During a news conference on Thursday, Michigan publisher Principia Media claimed the hijacker, known as D.B. Cooper, who managed to parachute out of the plane with a $200,000 ransom, was former military paratrooper Walter Reca. The company stated it worked with Reca’s alleged best friend, Carl Laurin, on a book, “D.B. & Me: A Criminal, A Spy, My Best Friend,” having gathered evidence, including “almost-daily discussions over a 14-year period and 3+ hours of audio recordings” corroborating his claims.
“The audio recordings, created in 2008, include Reca discussing skyjacking details that were not known to the public prior to the FBI’s information release in 2015,” the press release read.
While the publisher did not disclose if Reca was still alive, an online obituary repository listed a man with an identical name, who used to live in Oscoda, Michigan, as having died in 2014 aged 80.
Nice of alleged DB Cooper, actually Walter Reca, says she found confession letter from her uncle shortly before he died in 2014. Reca admitted to crime. pic.twitter.com/0GILIOxsKY— joelafurgey (@joelafurgey) 17 мая 2018 г.
A Facebook post from the reported DB Cooper's niece, via a mutual friend:— Rafi Letzter (@RafiLetzter) 17 мая 2018 г.
"To me, he will always be one of the kindest men I have ever met… That is the D.B Cooper I will always remember." pic.twitter.com/zbwulbKBdM
According to the publisher, Reca was able to survive jumping out of the plane because he was on the Michigan Parachute Team.
“I always got the feeling that when he jumped with our team, the Michigan parachute team, it was a means of survival. […] He was looking for something far beyond that,” the author told a press conference.
In 1971, a man in a black suit and tie, calling himself Dan Cooper, boarded a Boeing 727 flying from Portland to Seattle, and told a flight attendant he had an explosive in his briefcase, handing her a note with a ransom demand. As the plane landed, D.B. Cooper released the passengers in exchange for $200,000 in ransom and four parachutes, further ordering the aircraft to fly to Mexico, although he jumped out of the jet near the Washington-Oregon border and was never seen again.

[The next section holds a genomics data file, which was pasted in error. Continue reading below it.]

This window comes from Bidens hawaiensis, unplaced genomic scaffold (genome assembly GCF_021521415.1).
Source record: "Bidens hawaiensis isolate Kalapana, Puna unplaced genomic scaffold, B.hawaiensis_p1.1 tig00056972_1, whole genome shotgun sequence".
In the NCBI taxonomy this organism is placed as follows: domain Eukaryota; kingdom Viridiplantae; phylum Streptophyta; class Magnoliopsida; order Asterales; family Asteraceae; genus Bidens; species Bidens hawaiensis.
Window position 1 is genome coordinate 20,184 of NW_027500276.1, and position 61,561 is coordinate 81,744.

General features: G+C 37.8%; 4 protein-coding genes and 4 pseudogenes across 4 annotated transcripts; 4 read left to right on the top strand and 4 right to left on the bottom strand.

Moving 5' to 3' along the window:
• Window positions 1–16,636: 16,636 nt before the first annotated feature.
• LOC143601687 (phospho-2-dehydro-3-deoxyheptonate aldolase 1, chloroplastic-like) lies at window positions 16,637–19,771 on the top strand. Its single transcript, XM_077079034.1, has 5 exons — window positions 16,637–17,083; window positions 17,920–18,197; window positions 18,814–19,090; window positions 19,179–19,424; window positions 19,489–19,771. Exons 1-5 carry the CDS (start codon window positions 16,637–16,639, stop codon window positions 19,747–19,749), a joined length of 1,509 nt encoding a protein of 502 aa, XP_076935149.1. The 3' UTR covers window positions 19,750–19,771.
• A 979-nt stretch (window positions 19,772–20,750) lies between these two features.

FBI immediately launched an investigation, but the crime remains unsolved. The bureau never ruled out the possibility that D.B. Cooper was killed in the jump.
“We originally thought Cooper was an experienced jumper, perhaps even a paratrooper. We concluded after a few years this was simply not true. No experienced parachutist would have jumped in the pitch-black night, in the rain, with a 200-mile-an-hour wind in the face, wearing loafers and a trench coat. It was simply too risky. He also missed that his reserve chute was only for training and had been sewn shut – something a skilled skydiver would have checked,” said Larry Carr, an agent who took over the case in 2007.
The Cooper hijacking has greatly contributed to the improvement of airport security: since 1973, the Federal Aviation Administration bagan requiring airlines to search all passengers and their bags.